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N Engl J Med. 2000 Aug 3;343(5):310-6.

Effect of intravenous omeprazole on recurrent bleeding after endoscopic treatment of bleeding peptic ulcers.

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1
Department of Surgery, Chinese University of Hong Kong, Shatin.

Abstract

BACKGROUND:

After endoscopic treatment of bleeding peptic ulcers, bleeding recurs in 15 to 20 percent of patients.

METHODS:

We assessed whether the use of a high dose of a proton-pump inhibitor would reduce the frequency of recurrent bleeding after endoscopic treatment of bleeding peptic ulcers. Patients with actively bleeding ulcers or ulcers with nonbleeding visible vessels were treated with an epinephrine injection followed by thermocoagulation. After hemostasis had been achieved, they were randomly assigned in a double-blind fashion to receive omeprazole (given as a bolus intravenous injection of 80 mg followed by an infusion of 8 mg per hour for 72 hours) or placebo. After the infusion, all patients were given 20 mg of omeprazole orally per day for eight weeks. The primary end point was recurrent bleeding within 30 days after endoscopy.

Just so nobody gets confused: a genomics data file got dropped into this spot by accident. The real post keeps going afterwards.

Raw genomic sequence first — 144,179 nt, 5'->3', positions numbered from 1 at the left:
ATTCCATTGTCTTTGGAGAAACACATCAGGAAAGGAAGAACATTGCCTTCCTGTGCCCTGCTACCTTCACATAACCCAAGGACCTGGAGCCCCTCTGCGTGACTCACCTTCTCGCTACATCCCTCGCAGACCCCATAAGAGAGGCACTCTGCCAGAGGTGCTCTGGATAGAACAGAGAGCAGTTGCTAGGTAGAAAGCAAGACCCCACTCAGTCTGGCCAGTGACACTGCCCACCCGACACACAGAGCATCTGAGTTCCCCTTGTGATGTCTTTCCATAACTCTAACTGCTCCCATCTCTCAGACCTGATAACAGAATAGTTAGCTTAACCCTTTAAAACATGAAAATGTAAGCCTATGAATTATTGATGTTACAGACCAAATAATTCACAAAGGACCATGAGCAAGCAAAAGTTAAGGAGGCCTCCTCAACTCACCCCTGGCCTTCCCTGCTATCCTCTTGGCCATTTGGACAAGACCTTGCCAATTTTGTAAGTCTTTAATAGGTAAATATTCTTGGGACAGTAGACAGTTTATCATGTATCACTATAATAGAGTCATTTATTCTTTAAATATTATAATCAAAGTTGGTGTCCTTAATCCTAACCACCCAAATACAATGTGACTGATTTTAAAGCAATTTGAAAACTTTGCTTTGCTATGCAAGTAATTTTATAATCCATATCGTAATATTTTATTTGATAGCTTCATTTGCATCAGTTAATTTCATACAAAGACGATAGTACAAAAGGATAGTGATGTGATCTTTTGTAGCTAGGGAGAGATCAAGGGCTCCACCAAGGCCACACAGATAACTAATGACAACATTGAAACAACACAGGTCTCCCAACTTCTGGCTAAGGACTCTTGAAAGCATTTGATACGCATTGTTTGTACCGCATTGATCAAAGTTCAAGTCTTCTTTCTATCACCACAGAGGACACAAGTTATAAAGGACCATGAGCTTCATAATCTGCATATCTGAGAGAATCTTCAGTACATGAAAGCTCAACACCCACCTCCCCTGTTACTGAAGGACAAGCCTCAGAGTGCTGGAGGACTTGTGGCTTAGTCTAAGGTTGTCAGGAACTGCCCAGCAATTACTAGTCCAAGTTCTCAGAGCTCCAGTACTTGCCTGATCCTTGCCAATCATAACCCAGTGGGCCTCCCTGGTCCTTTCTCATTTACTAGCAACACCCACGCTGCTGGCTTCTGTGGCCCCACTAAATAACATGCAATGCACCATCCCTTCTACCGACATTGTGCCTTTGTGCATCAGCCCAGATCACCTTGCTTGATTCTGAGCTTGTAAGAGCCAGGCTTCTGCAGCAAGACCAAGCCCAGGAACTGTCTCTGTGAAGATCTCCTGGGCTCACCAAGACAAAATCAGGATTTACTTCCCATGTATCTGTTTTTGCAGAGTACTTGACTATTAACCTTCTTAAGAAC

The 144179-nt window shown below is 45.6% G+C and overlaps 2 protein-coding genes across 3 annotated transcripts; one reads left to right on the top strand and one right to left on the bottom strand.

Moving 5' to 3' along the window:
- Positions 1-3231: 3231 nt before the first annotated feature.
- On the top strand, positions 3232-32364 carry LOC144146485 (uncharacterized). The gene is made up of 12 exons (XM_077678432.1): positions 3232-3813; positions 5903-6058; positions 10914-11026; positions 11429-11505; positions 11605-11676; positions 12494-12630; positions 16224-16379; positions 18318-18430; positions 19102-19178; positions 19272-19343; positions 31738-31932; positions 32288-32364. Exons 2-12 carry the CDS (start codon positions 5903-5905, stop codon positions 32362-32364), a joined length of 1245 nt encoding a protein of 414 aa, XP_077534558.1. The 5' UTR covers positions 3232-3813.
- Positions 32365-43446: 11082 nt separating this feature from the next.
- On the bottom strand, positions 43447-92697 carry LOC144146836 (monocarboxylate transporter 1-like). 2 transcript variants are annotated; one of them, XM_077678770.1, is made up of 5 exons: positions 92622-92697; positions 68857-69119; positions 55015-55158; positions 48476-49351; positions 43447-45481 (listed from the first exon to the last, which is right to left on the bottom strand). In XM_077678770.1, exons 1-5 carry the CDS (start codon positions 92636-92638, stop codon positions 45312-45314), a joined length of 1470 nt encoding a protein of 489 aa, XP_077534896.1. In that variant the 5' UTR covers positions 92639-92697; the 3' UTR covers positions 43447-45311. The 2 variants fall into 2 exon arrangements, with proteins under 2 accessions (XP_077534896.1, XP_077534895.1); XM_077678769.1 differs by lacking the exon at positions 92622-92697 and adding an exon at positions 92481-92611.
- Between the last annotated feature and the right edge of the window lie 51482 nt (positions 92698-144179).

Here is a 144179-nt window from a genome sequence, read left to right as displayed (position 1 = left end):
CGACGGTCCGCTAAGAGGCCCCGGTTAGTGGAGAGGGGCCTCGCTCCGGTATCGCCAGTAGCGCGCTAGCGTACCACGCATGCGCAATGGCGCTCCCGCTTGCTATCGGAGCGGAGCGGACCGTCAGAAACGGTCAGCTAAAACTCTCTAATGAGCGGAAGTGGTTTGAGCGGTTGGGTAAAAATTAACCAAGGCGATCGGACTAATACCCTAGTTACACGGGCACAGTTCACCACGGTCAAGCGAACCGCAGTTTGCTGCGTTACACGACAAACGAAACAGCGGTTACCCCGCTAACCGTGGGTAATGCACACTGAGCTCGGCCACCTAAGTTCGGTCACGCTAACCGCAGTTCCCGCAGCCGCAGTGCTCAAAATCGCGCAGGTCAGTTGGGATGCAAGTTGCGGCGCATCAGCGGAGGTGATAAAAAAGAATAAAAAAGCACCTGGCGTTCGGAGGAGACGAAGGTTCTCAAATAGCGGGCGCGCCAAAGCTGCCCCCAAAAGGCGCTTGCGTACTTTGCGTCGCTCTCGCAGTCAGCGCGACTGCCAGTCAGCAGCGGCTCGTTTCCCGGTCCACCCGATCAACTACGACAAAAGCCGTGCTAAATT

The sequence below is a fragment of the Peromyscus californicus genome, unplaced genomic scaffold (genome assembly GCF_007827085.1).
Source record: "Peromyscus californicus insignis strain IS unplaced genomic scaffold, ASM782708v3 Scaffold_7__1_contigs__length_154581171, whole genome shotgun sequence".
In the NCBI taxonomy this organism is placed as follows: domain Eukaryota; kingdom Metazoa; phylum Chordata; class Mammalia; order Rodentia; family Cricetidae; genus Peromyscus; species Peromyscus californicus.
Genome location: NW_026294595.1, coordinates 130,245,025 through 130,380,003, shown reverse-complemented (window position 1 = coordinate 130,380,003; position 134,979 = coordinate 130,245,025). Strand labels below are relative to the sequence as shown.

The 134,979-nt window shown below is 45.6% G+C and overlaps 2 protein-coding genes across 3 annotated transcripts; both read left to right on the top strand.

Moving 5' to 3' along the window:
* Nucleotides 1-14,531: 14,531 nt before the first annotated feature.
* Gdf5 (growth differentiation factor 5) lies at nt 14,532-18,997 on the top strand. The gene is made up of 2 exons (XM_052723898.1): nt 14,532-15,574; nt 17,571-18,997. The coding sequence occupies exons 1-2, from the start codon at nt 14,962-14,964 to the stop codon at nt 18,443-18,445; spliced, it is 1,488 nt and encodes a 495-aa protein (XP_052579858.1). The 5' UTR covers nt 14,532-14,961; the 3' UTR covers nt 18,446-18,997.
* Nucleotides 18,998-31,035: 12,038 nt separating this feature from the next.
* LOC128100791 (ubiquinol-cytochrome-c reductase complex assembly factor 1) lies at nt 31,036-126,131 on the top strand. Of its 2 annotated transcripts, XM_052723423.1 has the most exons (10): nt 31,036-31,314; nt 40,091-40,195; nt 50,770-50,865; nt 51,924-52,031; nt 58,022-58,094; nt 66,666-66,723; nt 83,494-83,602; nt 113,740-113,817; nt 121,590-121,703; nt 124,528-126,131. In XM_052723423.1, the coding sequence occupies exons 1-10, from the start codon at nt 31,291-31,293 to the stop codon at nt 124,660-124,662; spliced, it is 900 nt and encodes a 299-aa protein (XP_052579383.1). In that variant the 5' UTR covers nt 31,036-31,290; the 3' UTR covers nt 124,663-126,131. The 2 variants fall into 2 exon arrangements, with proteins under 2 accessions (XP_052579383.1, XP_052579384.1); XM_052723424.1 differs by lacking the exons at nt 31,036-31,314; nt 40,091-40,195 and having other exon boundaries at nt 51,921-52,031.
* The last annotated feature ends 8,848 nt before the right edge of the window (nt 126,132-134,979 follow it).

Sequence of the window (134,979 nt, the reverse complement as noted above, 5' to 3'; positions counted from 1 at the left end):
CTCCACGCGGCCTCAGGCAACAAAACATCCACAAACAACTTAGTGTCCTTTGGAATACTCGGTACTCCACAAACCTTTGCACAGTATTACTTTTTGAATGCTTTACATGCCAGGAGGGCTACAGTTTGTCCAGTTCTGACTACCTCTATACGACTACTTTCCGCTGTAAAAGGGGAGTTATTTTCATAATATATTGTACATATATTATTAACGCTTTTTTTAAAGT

RESULTS:

We enrolled 240 patients, 120 in each group. Bleeding recurred within 30 days in 8 patients (6.7 percent) in the omeprazole group, as compared with 27 (22.5 percent) in the placebo group (hazard ratio, 3.9; 95 percent confidence interval, 1.7 to 9.0). Most episodes of recurrent bleeding occurred during the first three days, which made up the infusion period (5 in the omeprazole group and 24 in the placebo group, P<0.001). Three patients in the omeprazole group and nine in the placebo group underwent surgery (P=0.14). Five patients (4.2 percent) in the omeprazole group and 12 (10 percent) in the placebo group died within 30 days after endoscopy (P=0.13).

CONCLUSIONS:

After endoscopic treatment of bleeding peptic ulcers, a high-dose infusion of omeprazole substantially reduces the risk of recurrent bleeding.

Comment in

PMID:
10922420
DOI:
10.1056/NEJM200008033430501
[Indexed for MEDLINE]
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